It’s just kind of a strange coincidence. The diameter of the Sun is about 400 times larger than the Moon's, but it is also roughly 400 times farther away from Earth. These two qualities almost cancel each other out, and the Sun usually winds up looking either the same size or just a wee bit bigger than the moon to us.
How do we know how far away and how big the Sun and Moon are in the first place?
Since we can’t just wrap a giant measuring tape around a celestial body, we have to get a little creative.
Look up at the sky and imagine it as a big dome, which goes all away around the Earth, with the Sun, Moon and stars projected onto its surface. This is a neat little hypothetical that astronomers call the celestial sphere. If we think of the sphere as being 360 degrees, like a circle, we can talk about the things we see on the dome in terms of angular size (that is, the “visual diameter” of the object measured as an angle) and angular distance (the distance separating two objects measured as an angle).
We’ve been able to get a better handle on the actual distance thanks to spaceflight and laser and radar technology. For the Moon, Apollo astronauts left retro-reflectors on its surface, which we bounced lasers off of from 1969 to 2009. By timing how long it took for the laser beam to make the trip there and back, astronomers could work out the Moon’s physical distance.
For the Sun, we tried the same sort of thing and bounced radio waves off it, but the star’s outer atmosphere scattered the waves too much for accurate measurements. Astonomers switched to a more reliable method that uses German astronomer Johannes Kepler’s Third Law of Planetary Motion, observations of the other planets’ movements, and radar measurements of their distances to work out an indirect, but accurate, measurement for the distance of the Sun.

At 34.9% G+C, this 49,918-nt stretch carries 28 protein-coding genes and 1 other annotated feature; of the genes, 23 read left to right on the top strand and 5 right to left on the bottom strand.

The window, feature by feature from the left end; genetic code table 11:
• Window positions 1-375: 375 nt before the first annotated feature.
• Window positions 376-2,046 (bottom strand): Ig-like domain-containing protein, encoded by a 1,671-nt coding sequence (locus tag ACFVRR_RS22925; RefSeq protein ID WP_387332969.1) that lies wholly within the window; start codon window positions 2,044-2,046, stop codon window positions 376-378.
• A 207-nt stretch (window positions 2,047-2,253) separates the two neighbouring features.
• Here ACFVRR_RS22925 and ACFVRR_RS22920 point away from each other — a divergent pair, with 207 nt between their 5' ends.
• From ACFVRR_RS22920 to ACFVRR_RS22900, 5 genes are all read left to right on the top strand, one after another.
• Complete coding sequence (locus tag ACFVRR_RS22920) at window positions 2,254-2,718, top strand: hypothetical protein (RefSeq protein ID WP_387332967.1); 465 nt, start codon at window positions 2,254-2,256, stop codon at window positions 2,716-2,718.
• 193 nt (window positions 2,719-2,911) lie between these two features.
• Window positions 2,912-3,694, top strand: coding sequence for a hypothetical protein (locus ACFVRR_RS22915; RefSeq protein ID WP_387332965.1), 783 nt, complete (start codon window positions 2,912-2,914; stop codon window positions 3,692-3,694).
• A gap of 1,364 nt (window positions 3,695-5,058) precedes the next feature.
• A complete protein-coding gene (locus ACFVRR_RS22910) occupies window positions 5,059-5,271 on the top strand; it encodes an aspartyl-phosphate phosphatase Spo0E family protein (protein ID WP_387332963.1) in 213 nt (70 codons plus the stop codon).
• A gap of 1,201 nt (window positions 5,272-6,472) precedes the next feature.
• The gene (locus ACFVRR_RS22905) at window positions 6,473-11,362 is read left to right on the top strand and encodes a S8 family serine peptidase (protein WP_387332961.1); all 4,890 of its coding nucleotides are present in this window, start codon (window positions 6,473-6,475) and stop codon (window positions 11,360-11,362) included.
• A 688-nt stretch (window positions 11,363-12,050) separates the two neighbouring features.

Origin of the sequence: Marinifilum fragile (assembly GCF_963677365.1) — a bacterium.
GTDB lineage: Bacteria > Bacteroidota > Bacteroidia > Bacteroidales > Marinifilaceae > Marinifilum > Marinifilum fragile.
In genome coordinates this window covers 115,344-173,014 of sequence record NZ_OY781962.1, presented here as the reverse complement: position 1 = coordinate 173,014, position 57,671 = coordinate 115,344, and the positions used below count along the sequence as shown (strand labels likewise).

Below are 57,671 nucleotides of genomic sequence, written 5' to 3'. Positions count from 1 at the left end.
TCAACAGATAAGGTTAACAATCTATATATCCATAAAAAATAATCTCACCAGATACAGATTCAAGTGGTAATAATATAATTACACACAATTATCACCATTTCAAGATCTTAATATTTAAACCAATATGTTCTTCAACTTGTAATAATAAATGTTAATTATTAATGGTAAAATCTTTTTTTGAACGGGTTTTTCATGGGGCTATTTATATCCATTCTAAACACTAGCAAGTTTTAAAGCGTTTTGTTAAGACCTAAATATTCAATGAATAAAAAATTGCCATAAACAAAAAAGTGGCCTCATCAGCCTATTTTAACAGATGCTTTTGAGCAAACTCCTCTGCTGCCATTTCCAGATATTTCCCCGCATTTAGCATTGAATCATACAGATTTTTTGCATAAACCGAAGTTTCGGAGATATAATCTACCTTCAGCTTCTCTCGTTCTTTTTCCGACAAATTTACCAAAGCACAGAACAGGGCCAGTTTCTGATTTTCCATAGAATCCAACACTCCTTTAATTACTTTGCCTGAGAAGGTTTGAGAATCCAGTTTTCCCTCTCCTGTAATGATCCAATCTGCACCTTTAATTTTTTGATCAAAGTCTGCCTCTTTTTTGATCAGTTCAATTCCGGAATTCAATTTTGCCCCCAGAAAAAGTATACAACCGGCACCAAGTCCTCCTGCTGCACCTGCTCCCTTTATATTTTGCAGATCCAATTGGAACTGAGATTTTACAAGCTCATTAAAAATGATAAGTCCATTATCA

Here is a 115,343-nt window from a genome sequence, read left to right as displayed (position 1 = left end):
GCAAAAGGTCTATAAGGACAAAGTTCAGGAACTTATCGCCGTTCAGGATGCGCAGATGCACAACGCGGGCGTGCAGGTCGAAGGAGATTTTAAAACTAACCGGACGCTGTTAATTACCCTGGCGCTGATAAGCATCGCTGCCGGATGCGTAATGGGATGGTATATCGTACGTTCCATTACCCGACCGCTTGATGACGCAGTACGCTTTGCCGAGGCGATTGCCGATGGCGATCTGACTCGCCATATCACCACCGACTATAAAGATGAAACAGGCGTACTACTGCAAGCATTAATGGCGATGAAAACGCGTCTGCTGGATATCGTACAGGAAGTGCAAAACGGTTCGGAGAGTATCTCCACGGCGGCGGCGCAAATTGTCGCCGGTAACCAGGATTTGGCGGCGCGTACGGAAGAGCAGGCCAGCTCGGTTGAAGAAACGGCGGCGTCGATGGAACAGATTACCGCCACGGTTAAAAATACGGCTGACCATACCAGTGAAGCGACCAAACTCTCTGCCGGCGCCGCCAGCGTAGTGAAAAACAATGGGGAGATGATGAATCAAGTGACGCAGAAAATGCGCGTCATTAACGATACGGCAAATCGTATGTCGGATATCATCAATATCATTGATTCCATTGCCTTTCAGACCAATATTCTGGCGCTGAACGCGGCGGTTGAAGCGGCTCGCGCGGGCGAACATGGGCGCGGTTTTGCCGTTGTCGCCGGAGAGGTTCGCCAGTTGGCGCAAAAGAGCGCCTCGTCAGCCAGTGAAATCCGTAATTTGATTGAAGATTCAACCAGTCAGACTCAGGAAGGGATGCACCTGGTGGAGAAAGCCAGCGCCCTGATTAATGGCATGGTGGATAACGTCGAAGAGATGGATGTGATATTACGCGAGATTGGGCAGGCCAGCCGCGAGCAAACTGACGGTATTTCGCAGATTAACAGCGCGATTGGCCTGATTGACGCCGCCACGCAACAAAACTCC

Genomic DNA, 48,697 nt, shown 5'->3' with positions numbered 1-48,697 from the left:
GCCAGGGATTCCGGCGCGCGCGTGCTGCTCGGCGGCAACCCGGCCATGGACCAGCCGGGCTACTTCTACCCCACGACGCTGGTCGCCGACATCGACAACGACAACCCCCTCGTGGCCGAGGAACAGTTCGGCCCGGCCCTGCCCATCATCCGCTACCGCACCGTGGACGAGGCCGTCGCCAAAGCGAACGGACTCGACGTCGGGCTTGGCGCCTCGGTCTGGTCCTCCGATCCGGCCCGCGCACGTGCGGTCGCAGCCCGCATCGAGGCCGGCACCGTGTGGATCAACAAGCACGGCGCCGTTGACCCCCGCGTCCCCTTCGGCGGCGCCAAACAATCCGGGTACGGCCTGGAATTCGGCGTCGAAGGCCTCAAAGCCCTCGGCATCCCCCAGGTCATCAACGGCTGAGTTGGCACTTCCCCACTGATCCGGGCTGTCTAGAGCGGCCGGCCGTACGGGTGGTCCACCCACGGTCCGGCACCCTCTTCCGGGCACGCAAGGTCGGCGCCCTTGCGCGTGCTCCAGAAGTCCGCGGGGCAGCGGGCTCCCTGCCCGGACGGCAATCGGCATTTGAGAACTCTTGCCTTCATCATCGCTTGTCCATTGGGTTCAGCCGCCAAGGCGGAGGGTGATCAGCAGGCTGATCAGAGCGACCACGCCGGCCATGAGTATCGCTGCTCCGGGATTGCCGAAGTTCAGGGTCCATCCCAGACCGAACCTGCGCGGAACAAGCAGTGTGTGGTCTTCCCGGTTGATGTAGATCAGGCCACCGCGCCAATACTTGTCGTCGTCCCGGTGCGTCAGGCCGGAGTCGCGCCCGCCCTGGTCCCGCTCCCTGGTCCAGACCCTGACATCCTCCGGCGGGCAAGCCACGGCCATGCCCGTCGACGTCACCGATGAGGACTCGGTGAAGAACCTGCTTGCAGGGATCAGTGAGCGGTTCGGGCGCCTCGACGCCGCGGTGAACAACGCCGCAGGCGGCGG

Once we have the angular size of something in the sky and its actual distance, we can use them to calculate the object’s physical diameter.
But don't get used to them looking this way
The Sun and Moon didn’t always look so close in size from Earth, though, and they won’t continue to do so forever. The Moon is moving away from Earth at a rate of about 4 centimeters per year. In a few billion years, our descendants won’t be looking up at the same sky we are, and the size difference between the Sun and Moon will be much more noticeable.